Health

Portion Control

The very words, “portion control,” will send shivers up the spine, at least they do for me. This is the standard advice of doctors and nutrition experts, and it is absolutely correct. Huh? What about those lemon cleanses and juice diet fads that cleanse toxins and burn fat? Yeah, they work because you are putting your body into a calorie deficit. If they don’t work, it’s not because your body is unresponsive, it’s because you are likely oblivious to how many calories you are consuming (you’re eating other things). Or you are defying the laws of physics. I’m not a doctor, so I can’t speak to diseases that won’t allow you to lose weight, but in my experience, thinking that my body defied the rules got me into a lot of trouble. Part of this is the negative psychology that occurs when you mindfully restrict your calorie intake. As I’ve said before, we are literally eating machines. It is what we are designed to do. This creates a conundrum. If you want to lose weight, you must accept the fundamental fact that you will not lose weight without running a calorie deficit. But restricting calorie intake is something that requires a degree of subtlety and knowledge to obtain a benefit.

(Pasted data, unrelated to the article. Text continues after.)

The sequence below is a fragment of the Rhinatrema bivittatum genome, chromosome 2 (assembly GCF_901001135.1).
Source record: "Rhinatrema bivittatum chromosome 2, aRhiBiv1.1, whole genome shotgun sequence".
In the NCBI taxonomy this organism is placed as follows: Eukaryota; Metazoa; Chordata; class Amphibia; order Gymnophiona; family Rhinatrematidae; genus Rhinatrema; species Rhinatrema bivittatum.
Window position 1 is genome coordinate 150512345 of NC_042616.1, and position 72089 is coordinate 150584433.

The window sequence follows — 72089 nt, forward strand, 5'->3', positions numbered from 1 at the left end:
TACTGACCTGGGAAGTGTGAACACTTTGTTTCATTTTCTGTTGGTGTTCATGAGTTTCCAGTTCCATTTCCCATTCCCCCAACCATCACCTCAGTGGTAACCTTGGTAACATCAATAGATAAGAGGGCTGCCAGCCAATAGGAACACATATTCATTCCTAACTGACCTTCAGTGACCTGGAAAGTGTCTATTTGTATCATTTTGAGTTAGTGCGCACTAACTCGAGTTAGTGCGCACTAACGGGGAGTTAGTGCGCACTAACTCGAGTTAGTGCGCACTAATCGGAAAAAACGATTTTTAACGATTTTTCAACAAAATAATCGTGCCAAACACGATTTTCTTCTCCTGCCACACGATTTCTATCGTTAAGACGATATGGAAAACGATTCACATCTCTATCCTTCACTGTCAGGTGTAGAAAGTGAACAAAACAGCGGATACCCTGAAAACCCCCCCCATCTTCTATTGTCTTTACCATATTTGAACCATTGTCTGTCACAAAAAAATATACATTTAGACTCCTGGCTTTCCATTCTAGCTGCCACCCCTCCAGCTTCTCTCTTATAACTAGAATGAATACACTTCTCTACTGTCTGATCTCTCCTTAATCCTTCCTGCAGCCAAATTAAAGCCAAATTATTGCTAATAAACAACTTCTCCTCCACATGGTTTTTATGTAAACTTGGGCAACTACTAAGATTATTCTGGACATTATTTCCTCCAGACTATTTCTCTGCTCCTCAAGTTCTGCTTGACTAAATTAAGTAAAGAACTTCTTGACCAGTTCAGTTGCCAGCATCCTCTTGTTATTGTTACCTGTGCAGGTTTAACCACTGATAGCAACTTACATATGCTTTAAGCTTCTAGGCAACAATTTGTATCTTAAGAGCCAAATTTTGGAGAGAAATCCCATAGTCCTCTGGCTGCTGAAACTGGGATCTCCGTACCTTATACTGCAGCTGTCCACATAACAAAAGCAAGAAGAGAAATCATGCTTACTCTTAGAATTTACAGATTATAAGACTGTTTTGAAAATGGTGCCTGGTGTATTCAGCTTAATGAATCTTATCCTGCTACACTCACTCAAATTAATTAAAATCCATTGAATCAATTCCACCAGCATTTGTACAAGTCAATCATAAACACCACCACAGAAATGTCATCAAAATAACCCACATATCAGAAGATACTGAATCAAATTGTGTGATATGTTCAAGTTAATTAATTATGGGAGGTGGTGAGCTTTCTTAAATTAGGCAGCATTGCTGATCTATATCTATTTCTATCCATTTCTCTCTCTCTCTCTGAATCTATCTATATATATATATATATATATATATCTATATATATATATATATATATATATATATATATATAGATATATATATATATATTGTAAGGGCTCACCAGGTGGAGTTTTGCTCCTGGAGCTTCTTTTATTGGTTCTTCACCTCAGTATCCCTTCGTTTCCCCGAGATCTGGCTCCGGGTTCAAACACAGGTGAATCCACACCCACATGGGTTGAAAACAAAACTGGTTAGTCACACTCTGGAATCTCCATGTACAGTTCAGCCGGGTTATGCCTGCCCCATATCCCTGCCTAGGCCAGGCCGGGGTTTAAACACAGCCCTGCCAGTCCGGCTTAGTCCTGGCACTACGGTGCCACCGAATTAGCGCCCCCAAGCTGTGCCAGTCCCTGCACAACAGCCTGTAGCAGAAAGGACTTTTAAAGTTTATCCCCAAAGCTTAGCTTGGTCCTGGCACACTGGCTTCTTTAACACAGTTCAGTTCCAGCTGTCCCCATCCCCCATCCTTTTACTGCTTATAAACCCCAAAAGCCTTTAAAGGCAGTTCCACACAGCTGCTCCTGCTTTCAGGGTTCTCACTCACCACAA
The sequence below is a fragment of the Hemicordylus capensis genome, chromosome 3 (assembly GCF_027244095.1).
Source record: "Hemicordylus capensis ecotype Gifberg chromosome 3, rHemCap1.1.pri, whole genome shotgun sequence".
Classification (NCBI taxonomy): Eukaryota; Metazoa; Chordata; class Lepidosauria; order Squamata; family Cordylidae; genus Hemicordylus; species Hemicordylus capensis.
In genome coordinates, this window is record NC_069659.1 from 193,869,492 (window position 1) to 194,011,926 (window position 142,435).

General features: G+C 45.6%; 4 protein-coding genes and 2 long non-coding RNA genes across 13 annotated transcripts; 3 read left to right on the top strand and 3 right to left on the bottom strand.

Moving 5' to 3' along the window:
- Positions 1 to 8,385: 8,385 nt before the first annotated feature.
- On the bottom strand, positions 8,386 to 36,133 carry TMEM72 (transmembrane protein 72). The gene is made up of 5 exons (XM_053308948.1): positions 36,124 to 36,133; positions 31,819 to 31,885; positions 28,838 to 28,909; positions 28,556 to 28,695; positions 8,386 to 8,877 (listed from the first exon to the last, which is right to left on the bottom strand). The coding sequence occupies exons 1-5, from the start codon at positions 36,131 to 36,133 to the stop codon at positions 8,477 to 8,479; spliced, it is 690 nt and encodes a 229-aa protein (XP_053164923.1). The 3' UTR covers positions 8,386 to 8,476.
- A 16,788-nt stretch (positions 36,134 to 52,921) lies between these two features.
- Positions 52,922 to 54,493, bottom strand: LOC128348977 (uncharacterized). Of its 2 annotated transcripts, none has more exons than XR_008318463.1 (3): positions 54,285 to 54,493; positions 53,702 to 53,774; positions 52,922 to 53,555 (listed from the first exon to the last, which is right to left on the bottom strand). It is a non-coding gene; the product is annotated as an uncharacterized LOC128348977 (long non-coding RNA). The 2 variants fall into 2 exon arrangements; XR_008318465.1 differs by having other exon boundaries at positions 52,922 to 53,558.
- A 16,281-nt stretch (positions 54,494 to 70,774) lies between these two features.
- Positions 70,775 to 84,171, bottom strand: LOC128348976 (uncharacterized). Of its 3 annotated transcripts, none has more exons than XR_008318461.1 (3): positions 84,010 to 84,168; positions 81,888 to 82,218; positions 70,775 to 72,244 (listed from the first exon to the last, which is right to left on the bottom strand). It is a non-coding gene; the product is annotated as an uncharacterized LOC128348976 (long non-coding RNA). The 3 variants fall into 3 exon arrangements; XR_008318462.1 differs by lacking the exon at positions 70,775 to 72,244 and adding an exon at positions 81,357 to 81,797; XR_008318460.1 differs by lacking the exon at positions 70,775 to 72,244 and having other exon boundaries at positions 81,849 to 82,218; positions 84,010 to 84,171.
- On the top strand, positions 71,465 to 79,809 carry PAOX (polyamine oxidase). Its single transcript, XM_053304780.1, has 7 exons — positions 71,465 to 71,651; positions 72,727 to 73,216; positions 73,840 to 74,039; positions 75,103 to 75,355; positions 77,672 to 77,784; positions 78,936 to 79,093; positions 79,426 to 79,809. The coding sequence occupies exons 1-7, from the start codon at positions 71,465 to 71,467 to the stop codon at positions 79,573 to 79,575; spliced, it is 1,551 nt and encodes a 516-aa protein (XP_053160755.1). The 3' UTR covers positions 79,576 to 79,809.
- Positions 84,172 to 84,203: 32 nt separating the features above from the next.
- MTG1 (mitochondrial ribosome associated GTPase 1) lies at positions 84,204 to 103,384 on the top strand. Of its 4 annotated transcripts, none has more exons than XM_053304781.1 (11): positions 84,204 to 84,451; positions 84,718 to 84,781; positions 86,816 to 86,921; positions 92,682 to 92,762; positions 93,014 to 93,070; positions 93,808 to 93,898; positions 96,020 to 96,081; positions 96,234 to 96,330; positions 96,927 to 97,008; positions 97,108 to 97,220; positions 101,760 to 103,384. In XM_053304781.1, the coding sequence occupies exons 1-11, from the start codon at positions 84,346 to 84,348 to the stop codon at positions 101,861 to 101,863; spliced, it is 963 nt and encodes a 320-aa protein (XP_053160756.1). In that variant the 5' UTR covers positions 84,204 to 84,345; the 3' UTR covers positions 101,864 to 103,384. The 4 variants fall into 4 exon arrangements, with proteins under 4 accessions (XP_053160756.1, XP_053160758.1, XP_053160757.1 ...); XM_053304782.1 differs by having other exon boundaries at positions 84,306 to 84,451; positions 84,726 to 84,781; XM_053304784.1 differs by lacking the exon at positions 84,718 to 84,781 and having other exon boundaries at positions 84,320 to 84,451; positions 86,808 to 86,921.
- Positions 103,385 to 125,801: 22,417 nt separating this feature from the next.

I would say that rule number one with calorie restrictions is to shift your mindset from, “this is all I get today,” to “how much do I need right now, knowing that I am going to be eating all day long.” When I approach food from the former mindset, I (unwittingly) load up my plate like I am not going to eat for the rest of the day, setting myself up for a situation where I am going to have to rely on self-control later on. Bad idea. As a rule, you are always going to eat more at night if you are inclined to social interaction. “Hey, come have dinner and a few drinks,” then I’m like, “OK.” If I am operating under a large enough calorie deficit, I have room for this. I have found that it is far better, for me at least, to approach calorie restriction from the latter mindset.

I really try to think about eating. The first thing I will do when I am ready to prepare a meal is reach for a piece of fruit because I am inclined to munching in the kitchen, especially if I am hungry. It will generally contain fewer calories and give me the ability to sidestep the former mindset and the tendency to gorge myself because that is the default setting. Now that my hunger is addressed, I am able to start thinking in terms of flavor. What flavors do I want to experience? This is an important psychological part of satiety. Food should be a primary source of pleasure in your life. Again, we are designed that way. I then go about giving myself that flavor experience in the smallest portion size possible.